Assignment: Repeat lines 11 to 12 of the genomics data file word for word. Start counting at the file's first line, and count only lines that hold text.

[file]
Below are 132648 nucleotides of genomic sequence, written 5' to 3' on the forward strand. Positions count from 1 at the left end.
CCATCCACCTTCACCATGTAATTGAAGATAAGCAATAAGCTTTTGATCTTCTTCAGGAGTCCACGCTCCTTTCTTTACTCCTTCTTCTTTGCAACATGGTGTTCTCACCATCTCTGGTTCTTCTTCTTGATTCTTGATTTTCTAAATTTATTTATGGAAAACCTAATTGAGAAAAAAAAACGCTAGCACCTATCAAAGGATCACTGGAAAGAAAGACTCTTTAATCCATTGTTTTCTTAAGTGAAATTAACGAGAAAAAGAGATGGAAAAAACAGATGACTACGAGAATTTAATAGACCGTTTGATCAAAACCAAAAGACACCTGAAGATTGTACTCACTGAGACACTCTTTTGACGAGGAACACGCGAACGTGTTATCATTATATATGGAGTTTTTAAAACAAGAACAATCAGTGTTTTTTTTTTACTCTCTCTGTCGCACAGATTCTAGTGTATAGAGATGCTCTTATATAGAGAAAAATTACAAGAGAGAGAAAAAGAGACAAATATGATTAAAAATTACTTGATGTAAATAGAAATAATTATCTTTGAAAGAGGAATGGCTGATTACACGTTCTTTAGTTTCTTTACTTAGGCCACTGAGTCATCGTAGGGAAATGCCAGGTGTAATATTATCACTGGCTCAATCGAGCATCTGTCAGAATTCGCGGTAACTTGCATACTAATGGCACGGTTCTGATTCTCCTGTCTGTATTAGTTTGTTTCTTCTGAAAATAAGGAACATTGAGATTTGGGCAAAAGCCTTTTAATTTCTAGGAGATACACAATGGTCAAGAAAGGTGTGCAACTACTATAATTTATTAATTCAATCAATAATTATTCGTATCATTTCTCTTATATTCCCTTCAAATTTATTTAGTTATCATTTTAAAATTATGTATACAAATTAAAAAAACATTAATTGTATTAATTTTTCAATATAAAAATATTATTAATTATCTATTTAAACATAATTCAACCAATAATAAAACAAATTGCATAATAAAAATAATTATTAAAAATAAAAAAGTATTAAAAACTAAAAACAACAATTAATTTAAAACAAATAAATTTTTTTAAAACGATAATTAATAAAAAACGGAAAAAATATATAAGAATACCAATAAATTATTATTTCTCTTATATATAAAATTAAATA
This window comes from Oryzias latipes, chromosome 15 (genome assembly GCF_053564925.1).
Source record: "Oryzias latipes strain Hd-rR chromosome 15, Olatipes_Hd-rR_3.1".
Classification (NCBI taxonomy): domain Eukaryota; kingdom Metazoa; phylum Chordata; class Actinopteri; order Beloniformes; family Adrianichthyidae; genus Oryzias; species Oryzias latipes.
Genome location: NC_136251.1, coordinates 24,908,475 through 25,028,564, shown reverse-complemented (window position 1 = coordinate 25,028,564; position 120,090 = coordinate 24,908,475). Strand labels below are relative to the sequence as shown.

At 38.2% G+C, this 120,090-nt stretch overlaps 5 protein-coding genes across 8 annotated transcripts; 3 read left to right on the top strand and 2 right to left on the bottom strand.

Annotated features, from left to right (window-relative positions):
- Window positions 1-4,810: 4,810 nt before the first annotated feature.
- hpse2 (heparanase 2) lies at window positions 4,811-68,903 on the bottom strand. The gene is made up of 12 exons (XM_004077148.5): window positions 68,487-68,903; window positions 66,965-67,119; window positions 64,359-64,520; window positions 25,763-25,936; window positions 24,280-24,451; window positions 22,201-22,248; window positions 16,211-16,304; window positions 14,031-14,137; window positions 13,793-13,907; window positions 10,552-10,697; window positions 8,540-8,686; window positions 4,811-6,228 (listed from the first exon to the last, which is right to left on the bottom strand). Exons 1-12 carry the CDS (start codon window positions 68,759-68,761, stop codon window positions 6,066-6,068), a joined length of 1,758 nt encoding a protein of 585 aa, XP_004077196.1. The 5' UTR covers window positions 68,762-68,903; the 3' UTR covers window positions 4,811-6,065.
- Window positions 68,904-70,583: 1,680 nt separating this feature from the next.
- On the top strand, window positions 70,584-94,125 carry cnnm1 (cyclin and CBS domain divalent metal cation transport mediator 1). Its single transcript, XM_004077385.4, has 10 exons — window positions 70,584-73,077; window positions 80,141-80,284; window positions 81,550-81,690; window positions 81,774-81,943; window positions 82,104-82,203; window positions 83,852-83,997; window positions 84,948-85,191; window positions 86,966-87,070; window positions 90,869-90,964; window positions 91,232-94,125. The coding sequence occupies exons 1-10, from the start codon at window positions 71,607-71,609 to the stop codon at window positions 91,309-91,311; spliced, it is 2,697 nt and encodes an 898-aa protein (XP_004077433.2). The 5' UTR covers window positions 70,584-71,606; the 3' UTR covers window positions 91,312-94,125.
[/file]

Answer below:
- Window positions 68,904-70,583: 1,680 nt separating this feature from the next.
- On the top strand, window positions 70,584-94,125 carry cnnm1 (cyclin and CBS domain divalent metal cation transport mediator 1). Its single transcript, XM_004077385.4, has 10 exons — window positions 70,584-73,077; window positions 80,141-80,284; window positions 81,550-81,690; window positions 81,774-81,943; window positions 82,104-82,203; window positions 83,852-83,997; window positions 84,948-85,191; window positions 86,966-87,070; window positions 90,869-90,964; window positions 91,232-94,125. The coding sequence occupies exons 1-10, from the start codon at window positions 71,607-71,609 to the stop codon at window positions 91,309-91,311; spliced, it is 2,697 nt and encodes an 898-aa protein (XP_004077433.2). The 5' UTR covers window positions 70,584-71,606; the 3' UTR covers window positions 91,312-94,125.